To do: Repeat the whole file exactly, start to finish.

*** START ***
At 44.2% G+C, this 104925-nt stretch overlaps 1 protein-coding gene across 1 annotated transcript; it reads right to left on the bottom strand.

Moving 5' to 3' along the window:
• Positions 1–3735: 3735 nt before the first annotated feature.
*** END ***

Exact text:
At 44.2% G+C, this 104925-nt stretch overlaps 1 protein-coding gene across 1 annotated transcript; it reads right to left on the bottom strand.

Moving 5' to 3' along the window:
• Positions 1–3735: 3735 nt before the first annotated feature.